Where the average price for recycled plastics is around $235 per tonne in the UK, we'd need to recover 20 tonnes to make $4,680, turning a profit of $1,666 dollars a day.
Depreciation of a SeaVax over 20 years significantly improves the situation in terms of operations profitability where the day cost = $1,370 + 20% = $1,507. Then at 10 tons a day we'd make $2,350 minus $1,507 = $843/day, or $307,000 per year per vessel. Copyright photographs © Cleaner Ocean Foundation. All rights reserved.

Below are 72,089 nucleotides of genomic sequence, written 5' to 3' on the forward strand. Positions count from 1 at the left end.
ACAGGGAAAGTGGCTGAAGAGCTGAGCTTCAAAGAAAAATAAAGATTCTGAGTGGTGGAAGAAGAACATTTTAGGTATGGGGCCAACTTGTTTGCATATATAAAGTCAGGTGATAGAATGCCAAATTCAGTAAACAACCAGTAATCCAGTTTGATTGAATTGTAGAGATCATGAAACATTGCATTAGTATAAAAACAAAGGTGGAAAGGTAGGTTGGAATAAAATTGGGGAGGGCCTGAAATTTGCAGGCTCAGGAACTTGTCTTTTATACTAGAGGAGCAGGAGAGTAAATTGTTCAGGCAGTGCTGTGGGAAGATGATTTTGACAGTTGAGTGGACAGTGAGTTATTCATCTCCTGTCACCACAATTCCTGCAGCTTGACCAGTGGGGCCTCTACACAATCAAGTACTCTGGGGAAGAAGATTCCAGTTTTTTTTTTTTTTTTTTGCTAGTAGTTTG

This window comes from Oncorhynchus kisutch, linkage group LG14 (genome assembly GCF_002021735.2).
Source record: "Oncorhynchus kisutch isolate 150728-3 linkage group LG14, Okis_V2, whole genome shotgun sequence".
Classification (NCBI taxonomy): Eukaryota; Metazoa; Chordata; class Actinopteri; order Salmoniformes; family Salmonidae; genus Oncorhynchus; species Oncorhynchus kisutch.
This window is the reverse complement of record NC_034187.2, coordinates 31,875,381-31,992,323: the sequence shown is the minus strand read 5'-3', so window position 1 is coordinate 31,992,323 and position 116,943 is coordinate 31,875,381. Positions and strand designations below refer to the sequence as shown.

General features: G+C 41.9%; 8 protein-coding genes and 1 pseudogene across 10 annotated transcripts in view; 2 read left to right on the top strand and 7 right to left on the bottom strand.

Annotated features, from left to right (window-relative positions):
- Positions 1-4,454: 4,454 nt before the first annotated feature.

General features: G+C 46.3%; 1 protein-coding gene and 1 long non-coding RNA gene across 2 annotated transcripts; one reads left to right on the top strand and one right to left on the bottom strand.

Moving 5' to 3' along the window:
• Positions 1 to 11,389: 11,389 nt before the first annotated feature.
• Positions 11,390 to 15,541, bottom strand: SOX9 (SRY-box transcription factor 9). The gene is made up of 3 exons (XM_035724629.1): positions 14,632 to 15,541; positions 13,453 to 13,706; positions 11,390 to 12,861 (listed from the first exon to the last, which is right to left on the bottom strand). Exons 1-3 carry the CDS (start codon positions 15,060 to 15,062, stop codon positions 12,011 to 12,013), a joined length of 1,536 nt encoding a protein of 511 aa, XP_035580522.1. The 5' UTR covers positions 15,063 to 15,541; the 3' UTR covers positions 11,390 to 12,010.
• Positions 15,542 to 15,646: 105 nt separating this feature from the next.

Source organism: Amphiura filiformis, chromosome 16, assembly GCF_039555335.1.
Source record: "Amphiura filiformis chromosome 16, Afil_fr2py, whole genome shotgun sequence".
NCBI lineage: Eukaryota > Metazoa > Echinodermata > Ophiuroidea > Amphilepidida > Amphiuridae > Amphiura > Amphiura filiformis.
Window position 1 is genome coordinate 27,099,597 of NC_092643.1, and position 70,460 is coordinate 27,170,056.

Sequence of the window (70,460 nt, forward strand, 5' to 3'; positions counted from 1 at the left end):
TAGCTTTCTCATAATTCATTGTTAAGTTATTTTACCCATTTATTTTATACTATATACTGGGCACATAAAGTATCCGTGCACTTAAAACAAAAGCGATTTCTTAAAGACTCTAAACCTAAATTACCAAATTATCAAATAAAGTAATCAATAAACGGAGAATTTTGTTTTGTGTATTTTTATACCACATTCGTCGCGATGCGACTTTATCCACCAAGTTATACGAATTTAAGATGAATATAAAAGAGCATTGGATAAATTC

DARPA - Not a million miles away from the Elizabeth Swan in concept in that we have a trimaran configuration very much like the Cable and Wireless Adventurer and the subsequent Triton of the British Royal Navy, both Nigel Irens designs from many years ago, suggestive of involvement or at least providing some of the inspiration for the DARPA project. This is though a diesel powered boat with a limited range, hence limited endurance belying the claim as to "continuous trail" as per the article below on the UST site. Navies around the world are unlikely to invest in solar and wind technology due to their love affair with diesel and nuclear power. Indeed, the level of development would require considerable investment in lateral thinking to improving the operational speeds from vehicles powered by nature, ruling out involvement by the military - who are not into such creative thinking. This leaves the development of clean ships to the commercial sector, or to not for profits and think tanks like the Foundation. The US Navy's 'Sea Hunter' drone is smaller than either the Elizabeth Swan or the SeaVax.